with short, stiff, steel wire teeth, must be used to clean the file thoroughly after every few strokes, and the file rechalked after each cleaning.
Use the file in both hands as illustrated in Figure 120, and run every stroke the full length of the barrel, maintaining a constant firm pressure. It is not necessary to bear down hard enough to spring the barrel—just a firm steady pressure both ways, so that the file takes a cut "coming and going." A little practice will enable you to feel the right pressure, so that the file will just take hold. Excessive pressure will result in too deep a cut and make "flats" a sixteenth of an inch or wider along the barrel, and these are hard to work out.
Too little pressure, however, is as bad as not enough. A file's purpose is to cut—not to scratch. Each stroke should remove an appreciable amount of metal. Some men never acquire the knack of fine surface filing—the fear of cutting too deep causes them to merely scour and scratch the surface. It is surprising how many full pressure strokes are required to reduce a piece of stock a thousandth of an inch.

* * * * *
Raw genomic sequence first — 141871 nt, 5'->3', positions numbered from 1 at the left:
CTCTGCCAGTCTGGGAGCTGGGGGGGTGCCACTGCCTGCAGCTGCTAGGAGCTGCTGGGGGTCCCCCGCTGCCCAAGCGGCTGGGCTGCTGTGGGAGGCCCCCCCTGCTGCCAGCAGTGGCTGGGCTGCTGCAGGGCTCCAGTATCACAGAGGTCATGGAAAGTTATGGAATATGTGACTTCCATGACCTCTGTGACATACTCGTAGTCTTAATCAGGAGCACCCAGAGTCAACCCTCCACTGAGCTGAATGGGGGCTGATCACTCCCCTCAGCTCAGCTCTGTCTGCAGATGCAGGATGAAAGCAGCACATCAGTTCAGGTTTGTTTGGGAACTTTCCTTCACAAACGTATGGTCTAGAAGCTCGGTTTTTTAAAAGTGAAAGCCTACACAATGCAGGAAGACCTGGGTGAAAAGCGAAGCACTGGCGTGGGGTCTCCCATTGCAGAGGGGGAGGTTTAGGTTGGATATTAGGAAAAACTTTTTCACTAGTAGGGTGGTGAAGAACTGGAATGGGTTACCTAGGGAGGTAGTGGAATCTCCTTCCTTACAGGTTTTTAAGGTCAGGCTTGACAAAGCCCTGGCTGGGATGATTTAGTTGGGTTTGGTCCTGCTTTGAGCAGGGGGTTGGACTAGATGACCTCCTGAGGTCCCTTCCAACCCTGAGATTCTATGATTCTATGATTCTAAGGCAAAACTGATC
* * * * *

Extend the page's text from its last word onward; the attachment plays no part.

When you learn to strike a barrel with the proper pressure, neither too light nor too heavy, the cuts taken will have scarcely any appreciable width—or in other words, there will be no flats visible on the surface.
Nevertheless, the flats are there, and the next step is to polish them out. Emery cloth is the usual polishing medium, but I prefer carborundum or- alundum cloth when it is obtainable, due to its longer cutting life, and faster work. This material is sold by ma-
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